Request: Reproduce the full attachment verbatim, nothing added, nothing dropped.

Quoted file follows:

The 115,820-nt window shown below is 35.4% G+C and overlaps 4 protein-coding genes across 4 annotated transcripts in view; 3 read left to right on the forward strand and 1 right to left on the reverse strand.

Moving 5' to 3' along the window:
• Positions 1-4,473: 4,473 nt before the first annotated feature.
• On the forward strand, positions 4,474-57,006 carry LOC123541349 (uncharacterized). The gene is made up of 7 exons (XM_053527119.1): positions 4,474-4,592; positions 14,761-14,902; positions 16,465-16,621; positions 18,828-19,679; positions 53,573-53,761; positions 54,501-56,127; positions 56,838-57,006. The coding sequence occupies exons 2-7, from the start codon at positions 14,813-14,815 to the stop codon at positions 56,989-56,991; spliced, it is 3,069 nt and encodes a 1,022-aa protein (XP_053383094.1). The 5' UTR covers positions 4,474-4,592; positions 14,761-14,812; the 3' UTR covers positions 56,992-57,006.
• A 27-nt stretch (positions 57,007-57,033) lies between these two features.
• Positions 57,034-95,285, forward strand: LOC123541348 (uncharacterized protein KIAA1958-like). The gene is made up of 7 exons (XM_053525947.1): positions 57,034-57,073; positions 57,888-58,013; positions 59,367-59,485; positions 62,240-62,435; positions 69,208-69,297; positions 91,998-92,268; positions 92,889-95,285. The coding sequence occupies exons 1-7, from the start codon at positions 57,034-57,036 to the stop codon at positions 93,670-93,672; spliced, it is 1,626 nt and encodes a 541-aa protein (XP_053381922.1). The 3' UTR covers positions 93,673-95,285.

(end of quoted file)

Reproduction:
The 115,820-nt window shown below is 35.4% G+C and overlaps 4 protein-coding genes across 4 annotated transcripts in view; 3 read left to right on the forward strand and 1 right to left on the reverse strand.

Moving 5' to 3' along the window:
• Positions 1-4,473: 4,473 nt before the first annotated feature.
• On the forward strand, positions 4,474-57,006 carry LOC123541349 (uncharacterized). The gene is made up of 7 exons (XM_053527119.1): positions 4,474-4,592; positions 14,761-14,902; positions 16,465-16,621; positions 18,828-19,679; positions 53,573-53,761; positions 54,501-56,127; positions 56,838-57,006. The coding sequence occupies exons 2-7, from the start codon at positions 14,813-14,815 to the stop codon at positions 56,989-56,991; spliced, it is 3,069 nt and encodes a 1,022-aa protein (XP_053383094.1). The 5' UTR covers positions 4,474-4,592; positions 14,761-14,812; the 3' UTR covers positions 56,992-57,006.
• A 27-nt stretch (positions 57,007-57,033) lies between these two features.
• Positions 57,034-95,285, forward strand: LOC123541348 (uncharacterized protein KIAA1958-like). The gene is made up of 7 exons (XM_053525947.1): positions 57,034-57,073; positions 57,888-58,013; positions 59,367-59,485; positions 62,240-62,435; positions 69,208-69,297; positions 91,998-92,268; positions 92,889-95,285. The coding sequence occupies exons 1-7, from the start codon at positions 57,034-57,036 to the stop codon at positions 93,670-93,672; spliced, it is 1,626 nt and encodes a 541-aa protein (XP_053381922.1). The 3' UTR covers positions 93,673-95,285.